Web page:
of Anger Busting™
To: James A. Baker
From: Satisfied Client of Anger Busting™
NOTE: This document has not been edited
or changed in any way. It is reprinted here exactly as it was received by me from an actual Anger Busting™ client. I hope
you enjoy reading it as much as I did! - Jim Baker
My Adventures With Anger Management
“You know, I haven’t taken the
medicine or used the eye drops you prescribed. I’m too
busy! Listen, what I want to know is, why can’t I see
better? Look, I’m starting to get pissed off—you aren’t
doing anything to help me!”
I smile and calmly explain for
the twenty-third time what the problem is, why the medicine
is necessary, and why she isn’t seeing better. “It’s medicine,
Mrs. Smith—it’s supposed to help you. Why do you think
they charge so much money for it? If you don’t take it,
you won’t get better!”
After another thirty minutes back
and forth, my 10:00 grudgingly agrees to “think about”
whether she’ll take the medicine and drops. “I never heard
of a doctor who doesn’t make you better!”
I smile and she leaves. My technician
hears me sigh and roll my eyes. It’s 12:00 and the rest
of my morning’s going to be angry. Well, tough.
I look forward to the day ending, fifteen angry
people, ten phone calls, and twenty dictated letters from
Seven hours later I’m on the road.
Someone cuts me off--@%#&! Idiot! But, aside from
screaming inside my car, I just keep motoring on. Someday,
he’ll get in an accident, hopefully fatal. Improve the
gene pool a bit! A grimace and a laugh and I continue
on my way.
I get home. I’ve got a long day
of smiling at people when I just want to scream at them,
morons on the road, stuff piled up at home and at work.
I’m tense, seething, and every nerve in my body
seems to be firing at once.
And then, someone at home says
something. Anything would be the wrong thing.
And I explode: screaming,
profanity, cutting remarks, sarcasm, and
maybe something kicked or punched to punctuate my scintillating
monologue. And I notice my family looking at me like I’m
a raving maniac. Why?
And later, my wife tells me I overreacted.
And I don’t agree. I mean—yeah, I guess asking me to find
my travel receipts wasn’t necessarily a felony. But overreacting?
To the day I had?
You had to be there to get it!
* * *
One evening I took out a 3/8” ballistic
glass panel at my wife’s business. The panel was part
of her office door, which some moron locked (the moron
was me, in fact)—my car keys were inside, I was late to
pick up my daughter, and I’d had a less-than-perfect day
at the office. When I found out that the key was not instantly
available (my wife was driving in with it), the correct
thing seemed to be to break in the door. Since I wasn’t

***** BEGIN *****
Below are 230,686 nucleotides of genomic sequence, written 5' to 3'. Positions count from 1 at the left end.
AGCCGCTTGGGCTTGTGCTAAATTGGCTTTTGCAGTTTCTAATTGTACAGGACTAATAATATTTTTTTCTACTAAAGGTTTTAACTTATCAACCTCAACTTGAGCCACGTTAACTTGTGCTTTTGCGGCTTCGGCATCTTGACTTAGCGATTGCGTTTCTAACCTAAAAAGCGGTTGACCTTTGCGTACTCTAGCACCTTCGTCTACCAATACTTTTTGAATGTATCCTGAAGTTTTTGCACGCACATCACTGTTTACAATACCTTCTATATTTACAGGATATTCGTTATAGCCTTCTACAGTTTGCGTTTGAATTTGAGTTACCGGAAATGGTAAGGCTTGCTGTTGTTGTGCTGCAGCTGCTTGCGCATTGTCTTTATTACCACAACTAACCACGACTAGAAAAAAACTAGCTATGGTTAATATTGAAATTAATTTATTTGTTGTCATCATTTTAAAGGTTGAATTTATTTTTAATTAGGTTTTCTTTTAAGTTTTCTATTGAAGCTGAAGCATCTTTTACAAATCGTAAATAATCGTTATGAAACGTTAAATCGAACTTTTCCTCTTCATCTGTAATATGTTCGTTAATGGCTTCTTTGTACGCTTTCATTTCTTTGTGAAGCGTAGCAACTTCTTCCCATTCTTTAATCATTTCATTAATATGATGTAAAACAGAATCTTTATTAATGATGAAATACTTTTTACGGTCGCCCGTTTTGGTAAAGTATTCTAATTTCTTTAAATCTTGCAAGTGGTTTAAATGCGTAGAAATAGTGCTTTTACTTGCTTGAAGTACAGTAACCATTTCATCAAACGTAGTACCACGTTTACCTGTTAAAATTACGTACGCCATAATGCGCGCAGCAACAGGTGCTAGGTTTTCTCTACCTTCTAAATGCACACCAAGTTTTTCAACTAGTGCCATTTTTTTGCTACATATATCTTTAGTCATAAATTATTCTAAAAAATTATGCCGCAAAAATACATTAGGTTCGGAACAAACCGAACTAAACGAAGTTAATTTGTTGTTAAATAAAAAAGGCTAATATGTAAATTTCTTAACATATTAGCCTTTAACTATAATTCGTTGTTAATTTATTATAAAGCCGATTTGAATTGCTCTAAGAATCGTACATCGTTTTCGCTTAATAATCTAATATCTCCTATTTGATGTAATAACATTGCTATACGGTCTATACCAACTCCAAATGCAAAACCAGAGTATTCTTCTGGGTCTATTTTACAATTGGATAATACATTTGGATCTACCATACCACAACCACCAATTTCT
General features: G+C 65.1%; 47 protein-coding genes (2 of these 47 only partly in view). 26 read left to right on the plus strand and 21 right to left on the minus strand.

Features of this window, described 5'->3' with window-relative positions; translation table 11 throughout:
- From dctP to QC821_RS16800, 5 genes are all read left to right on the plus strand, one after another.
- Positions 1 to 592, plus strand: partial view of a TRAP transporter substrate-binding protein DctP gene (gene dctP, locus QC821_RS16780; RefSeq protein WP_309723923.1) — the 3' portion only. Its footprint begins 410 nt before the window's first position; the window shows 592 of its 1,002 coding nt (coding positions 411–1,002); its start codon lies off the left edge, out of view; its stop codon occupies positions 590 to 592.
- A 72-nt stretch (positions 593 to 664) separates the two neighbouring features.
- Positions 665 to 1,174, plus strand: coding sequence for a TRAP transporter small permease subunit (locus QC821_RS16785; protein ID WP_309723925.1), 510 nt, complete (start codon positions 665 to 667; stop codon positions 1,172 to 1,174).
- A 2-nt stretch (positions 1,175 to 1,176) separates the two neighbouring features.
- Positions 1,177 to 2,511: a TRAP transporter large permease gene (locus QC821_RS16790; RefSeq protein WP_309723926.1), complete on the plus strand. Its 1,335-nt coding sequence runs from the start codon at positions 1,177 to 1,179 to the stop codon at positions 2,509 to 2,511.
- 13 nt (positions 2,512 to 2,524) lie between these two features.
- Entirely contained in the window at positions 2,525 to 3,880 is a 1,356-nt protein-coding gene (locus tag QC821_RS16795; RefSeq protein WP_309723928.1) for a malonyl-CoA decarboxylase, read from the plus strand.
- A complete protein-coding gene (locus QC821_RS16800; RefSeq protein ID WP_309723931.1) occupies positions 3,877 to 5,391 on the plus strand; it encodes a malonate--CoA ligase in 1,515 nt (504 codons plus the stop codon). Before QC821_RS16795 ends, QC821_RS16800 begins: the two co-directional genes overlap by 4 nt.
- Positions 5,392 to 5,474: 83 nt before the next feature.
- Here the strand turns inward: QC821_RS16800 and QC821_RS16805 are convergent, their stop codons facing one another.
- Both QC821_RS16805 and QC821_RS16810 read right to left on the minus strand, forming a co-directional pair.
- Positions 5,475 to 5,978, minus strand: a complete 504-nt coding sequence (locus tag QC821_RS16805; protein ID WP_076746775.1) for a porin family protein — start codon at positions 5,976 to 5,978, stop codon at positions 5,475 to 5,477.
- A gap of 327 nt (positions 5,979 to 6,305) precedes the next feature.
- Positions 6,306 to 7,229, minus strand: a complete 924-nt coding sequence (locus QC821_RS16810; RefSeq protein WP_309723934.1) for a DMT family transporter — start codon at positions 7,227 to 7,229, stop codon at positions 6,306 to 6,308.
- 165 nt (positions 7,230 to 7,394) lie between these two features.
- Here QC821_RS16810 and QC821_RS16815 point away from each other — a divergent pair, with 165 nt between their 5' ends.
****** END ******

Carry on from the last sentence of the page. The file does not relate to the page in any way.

thinking logically, I let my ANGER made the decisions
for me: my 230 pounds hit the door like a hammer. The
rest is history.
Oddly enough, my wife didn’t see
the logic behind my taking out her door; nor did the many
people who come and go at the Tennis Center. I think that
“Neanderthal” was probably the most complimentary term
applied to me for a few weeks. I don’t need to review
the scene at home—any reader who’s ever been outside in
minus 40 degree weather can imagine the situation.
Clearly I was in trouble: very
big trouble. And I couldn’t really explain, even to myself,
why it made sense for me to smash in the door. I certainly
wasn’t in fear for my life or rescuing someone else. I
actually felt ashamed and bewildered about why things
had happened the way they did. In my business, “bewildered”
is not a thing I usually let myself feel. Usually, my
mind has something to do with my behavior; in this case
as in many cases in the past, my mind was somewhere else
as events unfolded around me.
You had to be there to get it.
* * *
Desperate situations call for extreme
remedies. I found myself typing “anger management training”
on my browser screen and up popped a long list of links.
The first on the list was
I read the short blurb—it sounded good, to the point,
no touchy-feely BS. I clicked on it and started reading
the home page, taking things in as rapidly as anyone terrified
of losing his family can do.
Literally, my life was on the line
here. I clicked on the “contact us” link after putting
in my e-mail address, and e-mailed my query. “I have a
problem. What do I do now?” I figured I’d look at some
other sites, but decided to check my in-box. There was
an e-mail from James Baker, and a life-changing dialogue
First, the questions: no drugs,
no alcohol, no physical abuse of persons (objects